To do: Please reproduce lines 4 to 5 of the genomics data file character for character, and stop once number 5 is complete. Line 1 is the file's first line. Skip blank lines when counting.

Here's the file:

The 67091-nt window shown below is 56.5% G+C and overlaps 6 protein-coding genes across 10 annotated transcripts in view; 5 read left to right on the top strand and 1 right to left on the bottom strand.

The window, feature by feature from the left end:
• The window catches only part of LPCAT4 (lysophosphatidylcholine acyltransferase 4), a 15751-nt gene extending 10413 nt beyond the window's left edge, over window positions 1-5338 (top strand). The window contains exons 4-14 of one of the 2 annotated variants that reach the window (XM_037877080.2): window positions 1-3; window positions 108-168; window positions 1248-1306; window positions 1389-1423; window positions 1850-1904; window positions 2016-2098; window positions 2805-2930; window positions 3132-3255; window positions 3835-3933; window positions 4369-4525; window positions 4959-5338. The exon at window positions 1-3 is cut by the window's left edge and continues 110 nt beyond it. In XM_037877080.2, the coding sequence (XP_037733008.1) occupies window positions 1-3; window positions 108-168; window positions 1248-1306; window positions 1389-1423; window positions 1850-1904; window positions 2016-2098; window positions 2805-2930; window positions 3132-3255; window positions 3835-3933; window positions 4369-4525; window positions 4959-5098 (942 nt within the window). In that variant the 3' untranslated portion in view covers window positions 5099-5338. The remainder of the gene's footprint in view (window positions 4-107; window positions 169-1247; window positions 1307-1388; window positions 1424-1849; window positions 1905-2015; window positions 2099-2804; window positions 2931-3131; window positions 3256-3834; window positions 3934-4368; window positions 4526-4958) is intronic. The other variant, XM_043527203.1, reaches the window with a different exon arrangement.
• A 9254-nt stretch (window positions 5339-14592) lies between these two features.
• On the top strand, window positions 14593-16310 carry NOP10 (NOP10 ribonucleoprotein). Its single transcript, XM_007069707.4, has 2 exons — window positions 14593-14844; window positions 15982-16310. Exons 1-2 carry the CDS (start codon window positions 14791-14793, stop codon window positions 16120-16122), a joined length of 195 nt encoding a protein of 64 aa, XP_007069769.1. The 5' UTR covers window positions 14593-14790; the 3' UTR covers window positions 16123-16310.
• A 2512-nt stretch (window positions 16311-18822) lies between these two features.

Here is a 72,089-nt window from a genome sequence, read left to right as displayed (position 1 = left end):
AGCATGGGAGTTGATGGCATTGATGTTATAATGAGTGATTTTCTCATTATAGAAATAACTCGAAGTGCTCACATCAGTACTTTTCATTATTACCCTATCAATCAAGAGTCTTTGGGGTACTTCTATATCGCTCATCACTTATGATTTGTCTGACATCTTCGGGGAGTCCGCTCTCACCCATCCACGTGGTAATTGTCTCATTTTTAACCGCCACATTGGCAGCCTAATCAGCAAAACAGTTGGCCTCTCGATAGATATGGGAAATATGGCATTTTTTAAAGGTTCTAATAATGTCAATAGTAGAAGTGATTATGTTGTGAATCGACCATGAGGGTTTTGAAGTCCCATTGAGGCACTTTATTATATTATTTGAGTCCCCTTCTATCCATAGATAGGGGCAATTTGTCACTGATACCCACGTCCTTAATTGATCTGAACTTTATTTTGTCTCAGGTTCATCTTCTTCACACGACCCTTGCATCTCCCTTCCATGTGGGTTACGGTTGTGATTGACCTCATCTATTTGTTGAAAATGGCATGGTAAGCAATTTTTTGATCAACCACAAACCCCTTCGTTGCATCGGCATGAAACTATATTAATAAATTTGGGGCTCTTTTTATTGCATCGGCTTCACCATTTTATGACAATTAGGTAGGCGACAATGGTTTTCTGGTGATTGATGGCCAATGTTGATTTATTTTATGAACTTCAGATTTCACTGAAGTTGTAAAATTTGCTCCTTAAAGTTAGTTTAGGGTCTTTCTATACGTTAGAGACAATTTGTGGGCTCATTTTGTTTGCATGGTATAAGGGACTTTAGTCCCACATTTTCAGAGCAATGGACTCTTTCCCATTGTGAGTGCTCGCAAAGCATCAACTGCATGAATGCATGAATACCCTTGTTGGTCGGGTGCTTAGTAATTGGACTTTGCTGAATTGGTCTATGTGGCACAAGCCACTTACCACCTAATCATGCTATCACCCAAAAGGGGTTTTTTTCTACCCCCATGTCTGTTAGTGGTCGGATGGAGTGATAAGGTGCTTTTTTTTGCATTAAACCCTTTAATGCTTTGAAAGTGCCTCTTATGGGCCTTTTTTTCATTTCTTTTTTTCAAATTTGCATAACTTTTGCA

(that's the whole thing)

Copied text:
• A 9254-nt stretch (window positions 5339-14592) lies between these two features.
• On the top strand, window positions 14593-16310 carry NOP10 (NOP10 ribonucleoprotein). Its single transcript, XM_007069707.4, has 2 exons — window positions 14593-14844; window positions 15982-16310. Exons 1-2 carry the CDS (start codon window positions 14791-14793, stop codon window positions 16120-16122), a joined length of 195 nt encoding a protein of 64 aa, XP_007069769.1. The 5' UTR covers window positions 14593-14790; the 3' UTR covers window positions 16123-16310.